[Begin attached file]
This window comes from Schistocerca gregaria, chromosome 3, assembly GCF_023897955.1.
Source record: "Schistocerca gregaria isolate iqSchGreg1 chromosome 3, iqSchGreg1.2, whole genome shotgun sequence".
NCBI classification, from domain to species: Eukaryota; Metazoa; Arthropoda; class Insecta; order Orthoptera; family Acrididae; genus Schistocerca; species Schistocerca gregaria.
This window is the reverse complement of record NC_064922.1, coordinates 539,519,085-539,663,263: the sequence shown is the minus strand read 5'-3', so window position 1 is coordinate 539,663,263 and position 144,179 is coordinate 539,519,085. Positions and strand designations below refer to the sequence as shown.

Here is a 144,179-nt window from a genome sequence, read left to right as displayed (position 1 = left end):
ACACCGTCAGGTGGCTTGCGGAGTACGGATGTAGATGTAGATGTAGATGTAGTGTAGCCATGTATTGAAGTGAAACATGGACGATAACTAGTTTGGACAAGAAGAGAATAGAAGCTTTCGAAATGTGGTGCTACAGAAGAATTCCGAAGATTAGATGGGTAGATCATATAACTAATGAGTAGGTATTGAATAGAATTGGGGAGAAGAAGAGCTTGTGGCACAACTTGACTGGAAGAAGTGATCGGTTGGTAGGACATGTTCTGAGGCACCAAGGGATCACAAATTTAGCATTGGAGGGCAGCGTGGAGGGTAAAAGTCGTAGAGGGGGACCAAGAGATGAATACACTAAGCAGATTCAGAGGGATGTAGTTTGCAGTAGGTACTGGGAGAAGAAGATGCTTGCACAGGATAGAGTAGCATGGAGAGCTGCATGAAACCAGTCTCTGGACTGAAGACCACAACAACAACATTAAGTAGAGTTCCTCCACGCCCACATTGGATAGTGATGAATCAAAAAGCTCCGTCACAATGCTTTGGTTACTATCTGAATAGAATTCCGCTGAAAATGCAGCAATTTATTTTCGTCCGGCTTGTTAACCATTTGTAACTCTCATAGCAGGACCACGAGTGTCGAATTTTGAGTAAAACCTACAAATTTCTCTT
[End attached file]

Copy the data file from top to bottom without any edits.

This window comes from Schistocerca gregaria, chromosome 3, assembly GCF_023897955.1.
Source record: "Schistocerca gregaria isolate iqSchGreg1 chromosome 3, iqSchGreg1.2, whole genome shotgun sequence".
NCBI classification, from domain to species: Eukaryota; Metazoa; Arthropoda; class Insecta; order Orthoptera; family Acrididae; genus Schistocerca; species Schistocerca gregaria.
This window is the reverse complement of record NC_064922.1, coordinates 539,519,085-539,663,263: the sequence shown is the minus strand read 5'-3', so window position 1 is coordinate 539,663,263 and position 144,179 is coordinate 539,519,085. Positions and strand designations below refer to the sequence as shown.

Here is a 144,179-nt window from a genome sequence, read left to right as displayed (position 1 = left end):
ACACCGTCAGGTGGCTTGCGGAGTACGGATGTAGATGTAGATGTAGATGTAGTGTAGCCATGTATTGAAGTGAAACATGGACGATAACTAGTTTGGACAAGAAGAGAATAGAAGCTTTCGAAATGTGGTGCTACAGAAGAATTCCGAAGATTAGATGGGTAGATCATATAACTAATGAGTAGGTATTGAATAGAATTGGGGAGAAGAAGAGCTTGTGGCACAACTTGACTGGAAGAAGTGATCGGTTGGTAGGACATGTTCTGAGGCACCAAGGGATCACAAATTTAGCATTGGAGGGCAGCGTGGAGGGTAAAAGTCGTAGAGGGGGACCAAGAGATGAATACACTAAGCAGATTCAGAGGGATGTAGTTTGCAGTAGGTACTGGGAGAAGAAGATGCTTGCACAGGATAGAGTAGCATGGAGAGCTGCATGAAACCAGTCTCTGGACTGAAGACCACAACAACAACATTAAGTAGAGTTCCTCCACGCCCACATTGGATAGTGATGAATCAAAAAGCTCCGTCACAATGCTTTGGTTACTATCTGAATAGAATTCCGCTGAAAATGCAGCAATTTATTTTCGTCCGGCTTGTTAACCATTTGTAACTCTCATAGCAGGACCACGAGTGTCGAATTTTGAGTAAAACCTACAAATTTCTCTT